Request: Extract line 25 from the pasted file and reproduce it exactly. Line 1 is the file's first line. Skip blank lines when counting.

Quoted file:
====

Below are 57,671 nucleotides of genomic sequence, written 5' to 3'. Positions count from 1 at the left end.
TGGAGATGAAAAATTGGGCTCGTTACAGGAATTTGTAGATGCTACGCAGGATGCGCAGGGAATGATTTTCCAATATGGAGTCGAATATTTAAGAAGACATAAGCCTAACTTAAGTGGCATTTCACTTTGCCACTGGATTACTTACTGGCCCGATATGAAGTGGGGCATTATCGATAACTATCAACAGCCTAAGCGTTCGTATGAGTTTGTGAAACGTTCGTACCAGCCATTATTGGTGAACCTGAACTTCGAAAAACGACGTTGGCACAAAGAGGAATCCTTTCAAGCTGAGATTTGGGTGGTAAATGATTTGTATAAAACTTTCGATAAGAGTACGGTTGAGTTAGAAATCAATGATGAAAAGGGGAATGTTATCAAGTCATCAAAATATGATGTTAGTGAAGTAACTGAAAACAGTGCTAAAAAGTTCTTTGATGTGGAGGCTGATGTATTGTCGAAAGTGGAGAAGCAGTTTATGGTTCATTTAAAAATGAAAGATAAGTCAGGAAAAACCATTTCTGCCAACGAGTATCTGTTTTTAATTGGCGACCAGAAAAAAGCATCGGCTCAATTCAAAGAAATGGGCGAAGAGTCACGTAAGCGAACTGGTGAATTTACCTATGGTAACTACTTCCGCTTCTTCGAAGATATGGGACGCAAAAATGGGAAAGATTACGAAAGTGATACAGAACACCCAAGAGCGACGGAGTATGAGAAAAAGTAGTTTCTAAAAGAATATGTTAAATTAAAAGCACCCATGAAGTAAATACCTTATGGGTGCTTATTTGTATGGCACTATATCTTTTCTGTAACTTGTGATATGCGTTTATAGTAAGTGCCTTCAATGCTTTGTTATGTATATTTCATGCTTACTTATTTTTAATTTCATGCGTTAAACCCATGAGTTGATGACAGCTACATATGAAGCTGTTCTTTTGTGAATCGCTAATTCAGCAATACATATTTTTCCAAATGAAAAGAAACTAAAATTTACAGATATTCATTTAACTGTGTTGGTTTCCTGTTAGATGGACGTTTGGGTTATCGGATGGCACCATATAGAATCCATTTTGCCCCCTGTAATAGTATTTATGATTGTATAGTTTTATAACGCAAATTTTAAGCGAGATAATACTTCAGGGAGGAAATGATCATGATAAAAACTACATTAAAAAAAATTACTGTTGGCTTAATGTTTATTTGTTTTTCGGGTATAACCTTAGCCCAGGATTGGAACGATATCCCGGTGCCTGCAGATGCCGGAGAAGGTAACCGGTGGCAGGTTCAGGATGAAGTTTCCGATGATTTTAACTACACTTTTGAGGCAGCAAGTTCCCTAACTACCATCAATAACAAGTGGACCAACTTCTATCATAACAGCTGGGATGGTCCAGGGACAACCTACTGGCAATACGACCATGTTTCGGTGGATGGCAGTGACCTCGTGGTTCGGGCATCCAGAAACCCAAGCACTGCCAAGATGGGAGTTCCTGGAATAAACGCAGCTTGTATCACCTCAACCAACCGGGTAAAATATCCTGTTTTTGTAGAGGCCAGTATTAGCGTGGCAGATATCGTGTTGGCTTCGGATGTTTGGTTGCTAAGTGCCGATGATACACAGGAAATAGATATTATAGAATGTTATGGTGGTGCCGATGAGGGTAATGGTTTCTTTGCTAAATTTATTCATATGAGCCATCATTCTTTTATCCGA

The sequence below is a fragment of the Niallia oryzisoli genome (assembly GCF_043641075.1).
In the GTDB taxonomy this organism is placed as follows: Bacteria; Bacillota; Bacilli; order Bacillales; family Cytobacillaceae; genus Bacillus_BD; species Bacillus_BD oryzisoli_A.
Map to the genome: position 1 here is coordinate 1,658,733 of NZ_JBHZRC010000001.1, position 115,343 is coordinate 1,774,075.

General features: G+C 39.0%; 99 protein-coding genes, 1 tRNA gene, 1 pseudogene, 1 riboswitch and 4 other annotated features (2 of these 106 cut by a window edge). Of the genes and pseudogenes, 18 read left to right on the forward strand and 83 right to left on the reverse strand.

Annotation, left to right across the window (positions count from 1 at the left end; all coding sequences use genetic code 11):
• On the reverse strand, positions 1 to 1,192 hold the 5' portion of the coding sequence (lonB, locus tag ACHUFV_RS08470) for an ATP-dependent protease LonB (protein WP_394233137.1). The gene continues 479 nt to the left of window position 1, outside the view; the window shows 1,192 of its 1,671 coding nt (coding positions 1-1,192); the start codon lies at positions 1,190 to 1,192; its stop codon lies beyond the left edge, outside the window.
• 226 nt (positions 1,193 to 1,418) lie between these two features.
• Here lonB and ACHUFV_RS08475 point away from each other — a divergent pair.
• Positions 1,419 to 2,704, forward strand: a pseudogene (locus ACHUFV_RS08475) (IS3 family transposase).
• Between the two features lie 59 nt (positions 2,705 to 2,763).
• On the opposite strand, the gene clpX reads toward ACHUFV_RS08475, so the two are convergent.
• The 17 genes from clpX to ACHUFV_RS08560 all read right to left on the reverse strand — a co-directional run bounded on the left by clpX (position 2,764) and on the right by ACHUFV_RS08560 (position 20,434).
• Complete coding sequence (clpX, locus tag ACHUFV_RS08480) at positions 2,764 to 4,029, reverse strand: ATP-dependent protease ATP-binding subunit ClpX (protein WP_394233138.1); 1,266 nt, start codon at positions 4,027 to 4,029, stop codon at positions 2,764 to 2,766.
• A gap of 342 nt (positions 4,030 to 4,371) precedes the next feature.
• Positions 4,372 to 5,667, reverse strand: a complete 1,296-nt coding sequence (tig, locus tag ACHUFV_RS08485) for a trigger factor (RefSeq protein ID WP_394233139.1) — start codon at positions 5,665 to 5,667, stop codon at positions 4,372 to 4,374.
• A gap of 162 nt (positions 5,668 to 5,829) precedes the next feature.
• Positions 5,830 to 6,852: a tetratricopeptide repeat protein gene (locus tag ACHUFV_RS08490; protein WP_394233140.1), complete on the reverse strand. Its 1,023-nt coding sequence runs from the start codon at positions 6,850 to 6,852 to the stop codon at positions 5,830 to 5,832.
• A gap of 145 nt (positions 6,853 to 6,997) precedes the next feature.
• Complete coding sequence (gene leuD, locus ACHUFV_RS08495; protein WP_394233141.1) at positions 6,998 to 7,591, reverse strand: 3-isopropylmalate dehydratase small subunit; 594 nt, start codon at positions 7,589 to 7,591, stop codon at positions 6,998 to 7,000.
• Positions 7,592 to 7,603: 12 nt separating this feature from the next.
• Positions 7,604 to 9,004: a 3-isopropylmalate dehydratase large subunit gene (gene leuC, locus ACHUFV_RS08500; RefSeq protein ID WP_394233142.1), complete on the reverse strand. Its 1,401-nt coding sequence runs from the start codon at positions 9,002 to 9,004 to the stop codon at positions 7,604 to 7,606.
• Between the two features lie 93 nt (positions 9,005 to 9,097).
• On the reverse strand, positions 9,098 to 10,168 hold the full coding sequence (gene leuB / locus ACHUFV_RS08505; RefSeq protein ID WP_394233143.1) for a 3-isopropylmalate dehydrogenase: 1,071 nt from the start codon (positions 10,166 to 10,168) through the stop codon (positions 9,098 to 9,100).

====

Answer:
• On the reverse strand, positions 9,098 to 10,168 hold the full coding sequence (gene leuB / locus ACHUFV_RS08505; RefSeq protein ID WP_394233143.1) for a 3-isopropylmalate dehydrogenase: 1,071 nt from the start codon (positions 10,166 to 10,168) through the stop codon (positions 9,098 to 9,100).